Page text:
Friday, March 15, 2019

Capsule Reviews: Reasoner, Prosch, Whalen

Capsule Reviews:

1: Faraday: The Iron Horse, by James Reasoner.

James Reasoner creates some iconic characters and sets up a western series with a dynamite opening book. I understand there was a series of these books published in the past in which the sequels were written by other authors, but I haven't read any of those. I did much enjoy this one though.

Matthew Faraday runs a detective agency, a competitor to the Pinkertons. He brings young Daniel Britten onto his team and sends him to investigate an apparent attempt to sabotage the western expansion of the railroad. Someone is informing the Sioux of the movements and vulnerabilities of the "Iron Horse" and Britten soon begins to accumulate suspects.

We have a pretty good mystery built up here, and then a wild free-for-all ending in which the mystery is revealed and the action rolls. A really strong ending. Two particularly well developed secondary characters were Sam Callaghan, a rough frontiersmen drawn along the lines of Wild Bill Hickock, and Mordecai Vint, a peddler with a love of strong drink who also has a beautiful daughter--Laura. I have a feeling that Callaghan plays a role in the later books in the series. I liked him quite a lot.

All in all, an excellent and entertaining read.

2. Stage Fright, by Richard Prosch.

Stage Fright is the fourth book in the Dan Spalding series. Spalding is a music buff and record store owner in Ozark City who frequently gets involved in solving local crimes and helping local citizens. He's a bit of a Knight Errant, as in John D. MacDonald's Travis McGee, and the Spalding books evoke a similar feeling in me.

I've enjoyed all the previous entries in this series and this was no exception. A quick, taut thriller with lots of action and suspense.

3. Tragon of Ramura, by John M. Whalen.

This is the first book I’ve read by John M. Whalen, but it won’t be the last. It’s a standalone novel. The writing is very good, with a lot of action and well-drawn characters and settings. I’d classify it as Sword & Sorcery. Tragon is our main hero. He’s strong and courageous, but no Conan. He struggles with fears and doubts; he isn’t always top dog in a fight. One of the things I liked about the story is that it’s not just Tragon’s tale. It’s really an ensemble cast and several times we see other characters pull Tragon’s butt out of the fire. I particularly enjoyed Yusef and Darius.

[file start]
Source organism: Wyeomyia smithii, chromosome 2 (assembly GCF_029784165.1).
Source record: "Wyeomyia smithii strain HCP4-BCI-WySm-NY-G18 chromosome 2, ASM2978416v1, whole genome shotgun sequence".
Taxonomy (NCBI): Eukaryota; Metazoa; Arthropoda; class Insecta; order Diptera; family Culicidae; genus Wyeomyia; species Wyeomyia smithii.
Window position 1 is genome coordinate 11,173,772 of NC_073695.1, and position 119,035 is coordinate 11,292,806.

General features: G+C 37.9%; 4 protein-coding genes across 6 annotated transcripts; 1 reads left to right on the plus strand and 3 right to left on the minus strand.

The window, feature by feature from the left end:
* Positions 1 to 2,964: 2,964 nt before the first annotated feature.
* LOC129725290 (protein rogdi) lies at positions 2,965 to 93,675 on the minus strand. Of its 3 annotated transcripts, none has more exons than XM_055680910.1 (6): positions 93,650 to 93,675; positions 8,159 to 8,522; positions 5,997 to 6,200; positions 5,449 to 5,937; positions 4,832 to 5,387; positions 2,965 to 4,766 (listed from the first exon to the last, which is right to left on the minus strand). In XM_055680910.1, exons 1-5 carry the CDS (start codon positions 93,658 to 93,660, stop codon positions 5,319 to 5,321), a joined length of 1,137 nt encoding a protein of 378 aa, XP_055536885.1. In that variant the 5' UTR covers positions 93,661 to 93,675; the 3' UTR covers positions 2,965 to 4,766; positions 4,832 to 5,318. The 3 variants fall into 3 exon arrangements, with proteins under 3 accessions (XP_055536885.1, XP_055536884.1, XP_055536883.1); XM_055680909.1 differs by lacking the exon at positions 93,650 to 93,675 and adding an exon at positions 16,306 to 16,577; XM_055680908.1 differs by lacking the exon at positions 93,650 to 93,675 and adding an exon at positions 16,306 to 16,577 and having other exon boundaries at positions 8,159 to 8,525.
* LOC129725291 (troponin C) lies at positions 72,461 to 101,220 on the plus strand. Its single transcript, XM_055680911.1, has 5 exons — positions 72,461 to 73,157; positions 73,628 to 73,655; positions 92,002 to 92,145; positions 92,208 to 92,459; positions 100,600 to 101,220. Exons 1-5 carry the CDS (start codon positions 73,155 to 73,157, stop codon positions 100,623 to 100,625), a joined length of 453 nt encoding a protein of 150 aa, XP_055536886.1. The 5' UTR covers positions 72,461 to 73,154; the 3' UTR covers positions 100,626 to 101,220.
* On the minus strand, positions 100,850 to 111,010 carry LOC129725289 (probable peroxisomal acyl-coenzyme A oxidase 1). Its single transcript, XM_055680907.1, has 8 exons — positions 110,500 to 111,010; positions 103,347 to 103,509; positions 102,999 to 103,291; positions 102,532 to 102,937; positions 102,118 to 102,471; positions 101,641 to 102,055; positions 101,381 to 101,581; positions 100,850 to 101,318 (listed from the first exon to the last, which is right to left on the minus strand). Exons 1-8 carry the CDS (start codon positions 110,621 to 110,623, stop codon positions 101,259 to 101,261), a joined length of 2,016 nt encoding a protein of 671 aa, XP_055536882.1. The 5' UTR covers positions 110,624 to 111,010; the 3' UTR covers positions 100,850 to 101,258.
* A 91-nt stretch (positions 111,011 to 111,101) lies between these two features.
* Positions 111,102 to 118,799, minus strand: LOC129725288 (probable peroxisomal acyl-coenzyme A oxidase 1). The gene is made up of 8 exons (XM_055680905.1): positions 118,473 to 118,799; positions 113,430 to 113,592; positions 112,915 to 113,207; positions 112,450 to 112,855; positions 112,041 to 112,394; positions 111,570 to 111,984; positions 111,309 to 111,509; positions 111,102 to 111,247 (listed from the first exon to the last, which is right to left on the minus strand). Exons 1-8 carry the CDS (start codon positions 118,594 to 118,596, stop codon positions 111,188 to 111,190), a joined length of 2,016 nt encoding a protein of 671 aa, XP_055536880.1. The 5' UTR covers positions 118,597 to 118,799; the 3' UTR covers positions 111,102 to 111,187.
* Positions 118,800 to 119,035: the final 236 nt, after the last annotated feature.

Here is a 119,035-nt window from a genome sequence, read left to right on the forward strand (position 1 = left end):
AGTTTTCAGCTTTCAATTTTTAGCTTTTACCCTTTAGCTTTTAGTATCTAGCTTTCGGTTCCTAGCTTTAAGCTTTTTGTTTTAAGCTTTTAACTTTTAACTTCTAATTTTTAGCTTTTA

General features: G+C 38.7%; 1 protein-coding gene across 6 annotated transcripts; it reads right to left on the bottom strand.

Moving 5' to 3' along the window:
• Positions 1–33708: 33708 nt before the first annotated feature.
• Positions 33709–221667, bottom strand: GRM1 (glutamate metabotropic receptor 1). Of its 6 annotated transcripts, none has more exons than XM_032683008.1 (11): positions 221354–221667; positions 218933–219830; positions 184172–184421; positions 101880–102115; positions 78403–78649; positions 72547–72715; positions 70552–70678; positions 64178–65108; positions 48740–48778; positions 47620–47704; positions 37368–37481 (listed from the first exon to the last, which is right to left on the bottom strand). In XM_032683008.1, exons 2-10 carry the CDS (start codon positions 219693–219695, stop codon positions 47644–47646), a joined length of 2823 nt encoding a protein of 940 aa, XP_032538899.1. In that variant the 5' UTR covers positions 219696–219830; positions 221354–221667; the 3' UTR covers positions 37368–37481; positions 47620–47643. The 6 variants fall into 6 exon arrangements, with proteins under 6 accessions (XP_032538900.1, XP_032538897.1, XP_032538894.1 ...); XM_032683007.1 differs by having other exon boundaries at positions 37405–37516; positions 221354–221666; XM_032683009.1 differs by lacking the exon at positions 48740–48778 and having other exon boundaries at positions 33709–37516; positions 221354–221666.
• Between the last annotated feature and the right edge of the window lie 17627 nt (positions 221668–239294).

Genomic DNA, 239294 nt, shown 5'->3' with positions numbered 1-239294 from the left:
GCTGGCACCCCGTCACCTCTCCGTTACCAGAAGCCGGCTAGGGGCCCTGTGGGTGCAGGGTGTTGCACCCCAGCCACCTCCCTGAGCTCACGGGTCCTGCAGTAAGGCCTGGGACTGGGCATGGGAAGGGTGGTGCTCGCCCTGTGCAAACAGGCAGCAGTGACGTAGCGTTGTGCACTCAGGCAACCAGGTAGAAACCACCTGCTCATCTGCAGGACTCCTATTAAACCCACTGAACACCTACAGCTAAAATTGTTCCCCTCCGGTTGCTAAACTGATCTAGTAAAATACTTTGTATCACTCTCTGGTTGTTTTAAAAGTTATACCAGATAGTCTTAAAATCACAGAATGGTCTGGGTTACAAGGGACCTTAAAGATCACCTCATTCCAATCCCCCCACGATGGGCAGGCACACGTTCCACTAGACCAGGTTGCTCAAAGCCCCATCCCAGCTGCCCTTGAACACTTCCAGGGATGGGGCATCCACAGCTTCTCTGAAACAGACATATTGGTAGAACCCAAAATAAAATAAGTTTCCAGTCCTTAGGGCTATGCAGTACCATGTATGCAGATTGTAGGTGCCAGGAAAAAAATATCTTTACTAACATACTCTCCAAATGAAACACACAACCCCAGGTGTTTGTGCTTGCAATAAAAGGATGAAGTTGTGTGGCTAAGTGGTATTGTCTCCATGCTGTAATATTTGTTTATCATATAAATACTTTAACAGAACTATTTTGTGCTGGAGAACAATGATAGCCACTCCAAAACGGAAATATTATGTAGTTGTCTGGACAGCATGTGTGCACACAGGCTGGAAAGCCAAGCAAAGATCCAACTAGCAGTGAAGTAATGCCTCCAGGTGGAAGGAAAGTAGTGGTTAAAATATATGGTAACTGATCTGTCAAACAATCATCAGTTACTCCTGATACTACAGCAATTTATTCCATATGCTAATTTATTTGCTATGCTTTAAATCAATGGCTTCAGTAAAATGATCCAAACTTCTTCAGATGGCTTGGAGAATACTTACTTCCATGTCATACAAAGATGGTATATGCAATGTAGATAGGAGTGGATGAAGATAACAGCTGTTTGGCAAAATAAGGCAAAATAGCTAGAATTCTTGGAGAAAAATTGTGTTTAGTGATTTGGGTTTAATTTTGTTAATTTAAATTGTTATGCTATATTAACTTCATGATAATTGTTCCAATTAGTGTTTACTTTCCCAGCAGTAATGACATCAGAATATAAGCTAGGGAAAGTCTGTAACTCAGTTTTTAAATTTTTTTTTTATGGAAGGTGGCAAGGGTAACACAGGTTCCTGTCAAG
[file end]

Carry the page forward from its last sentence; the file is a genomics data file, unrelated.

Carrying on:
The story begins when Tragon and his crew, who have been labeled pirates but hold that title in name only, arrive at a coastal town of “Afkira,” a fictionalized Africa. They are hired by a man named Hestus Variano to help him rescue his daughter from a city of sorcery called Caiphar. Mayhem ensues, of course, and Tragon finds that he has a strange connection to the daughter of Caiphar’s king. I won’t give more of the plot away so you’ll need to read it to find out what that connection is.

Whalen is certainly familiar with the tropes of Sword and Sorcery and adventure fiction. There are  elements in the tale which will likely remind many readers of Burroughs’ stories of Opar. There’s also a few twists on the general Sword and Sorcery concept. All in all, I enjoyed it quite a lot.

No comments: